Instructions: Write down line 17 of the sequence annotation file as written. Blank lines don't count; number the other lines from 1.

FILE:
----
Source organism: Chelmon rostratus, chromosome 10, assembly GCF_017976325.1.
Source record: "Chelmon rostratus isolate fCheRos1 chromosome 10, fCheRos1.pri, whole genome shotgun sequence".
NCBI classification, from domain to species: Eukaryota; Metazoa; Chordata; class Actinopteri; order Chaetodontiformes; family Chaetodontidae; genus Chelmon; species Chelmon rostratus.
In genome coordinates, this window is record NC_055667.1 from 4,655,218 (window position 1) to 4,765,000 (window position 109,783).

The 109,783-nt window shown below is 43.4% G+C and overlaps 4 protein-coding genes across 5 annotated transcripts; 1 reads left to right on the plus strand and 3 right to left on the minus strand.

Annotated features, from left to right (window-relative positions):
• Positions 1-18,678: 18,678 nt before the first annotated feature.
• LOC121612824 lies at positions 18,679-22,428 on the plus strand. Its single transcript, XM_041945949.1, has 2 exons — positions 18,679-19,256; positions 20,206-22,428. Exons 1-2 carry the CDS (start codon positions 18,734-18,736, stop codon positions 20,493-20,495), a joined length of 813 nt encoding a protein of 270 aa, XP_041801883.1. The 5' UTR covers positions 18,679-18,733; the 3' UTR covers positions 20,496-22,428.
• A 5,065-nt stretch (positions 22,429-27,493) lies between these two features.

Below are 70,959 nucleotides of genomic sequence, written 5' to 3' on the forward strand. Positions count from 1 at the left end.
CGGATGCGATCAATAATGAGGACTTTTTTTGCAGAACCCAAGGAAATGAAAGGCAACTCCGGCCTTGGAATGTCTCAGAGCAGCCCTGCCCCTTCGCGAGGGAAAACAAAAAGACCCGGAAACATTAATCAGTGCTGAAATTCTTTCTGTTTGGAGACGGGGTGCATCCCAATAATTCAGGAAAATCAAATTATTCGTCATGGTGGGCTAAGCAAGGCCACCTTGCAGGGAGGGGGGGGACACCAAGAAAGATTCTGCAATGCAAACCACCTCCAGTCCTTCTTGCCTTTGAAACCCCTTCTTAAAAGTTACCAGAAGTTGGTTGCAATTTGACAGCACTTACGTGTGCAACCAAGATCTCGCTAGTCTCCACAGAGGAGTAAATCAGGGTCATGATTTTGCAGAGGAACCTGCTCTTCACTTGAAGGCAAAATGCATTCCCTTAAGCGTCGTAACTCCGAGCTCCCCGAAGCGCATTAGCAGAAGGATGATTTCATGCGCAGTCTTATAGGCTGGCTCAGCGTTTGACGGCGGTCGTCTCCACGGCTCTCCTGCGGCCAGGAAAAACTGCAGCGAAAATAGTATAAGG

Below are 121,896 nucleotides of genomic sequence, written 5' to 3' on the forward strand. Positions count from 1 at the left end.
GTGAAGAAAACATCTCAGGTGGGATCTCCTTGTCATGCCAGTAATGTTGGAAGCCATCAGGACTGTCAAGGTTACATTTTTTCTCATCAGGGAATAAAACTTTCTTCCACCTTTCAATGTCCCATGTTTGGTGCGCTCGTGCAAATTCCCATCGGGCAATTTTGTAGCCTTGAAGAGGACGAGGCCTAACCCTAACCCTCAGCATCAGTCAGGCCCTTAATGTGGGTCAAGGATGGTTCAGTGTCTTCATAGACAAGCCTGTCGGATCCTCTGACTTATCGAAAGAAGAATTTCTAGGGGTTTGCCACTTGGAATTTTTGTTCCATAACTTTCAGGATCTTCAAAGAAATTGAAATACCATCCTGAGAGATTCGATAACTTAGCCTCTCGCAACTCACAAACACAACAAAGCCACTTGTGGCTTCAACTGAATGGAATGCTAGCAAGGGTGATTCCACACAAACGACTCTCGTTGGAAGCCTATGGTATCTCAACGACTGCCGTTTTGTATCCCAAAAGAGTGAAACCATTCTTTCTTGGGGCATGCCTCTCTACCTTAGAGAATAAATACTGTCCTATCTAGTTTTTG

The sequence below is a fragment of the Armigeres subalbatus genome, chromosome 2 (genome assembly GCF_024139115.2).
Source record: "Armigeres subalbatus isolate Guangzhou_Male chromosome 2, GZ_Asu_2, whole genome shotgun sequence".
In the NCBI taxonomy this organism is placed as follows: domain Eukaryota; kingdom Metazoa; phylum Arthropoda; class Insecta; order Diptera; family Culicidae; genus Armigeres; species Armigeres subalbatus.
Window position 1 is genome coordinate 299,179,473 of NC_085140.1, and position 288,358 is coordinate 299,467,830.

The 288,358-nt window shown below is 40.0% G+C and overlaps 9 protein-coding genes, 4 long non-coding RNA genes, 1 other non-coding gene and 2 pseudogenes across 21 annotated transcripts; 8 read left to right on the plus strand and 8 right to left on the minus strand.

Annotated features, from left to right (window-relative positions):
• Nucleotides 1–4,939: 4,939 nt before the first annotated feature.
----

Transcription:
Window position 1 is genome coordinate 299,179,473 of NC_085140.1, and position 288,358 is coordinate 299,467,830.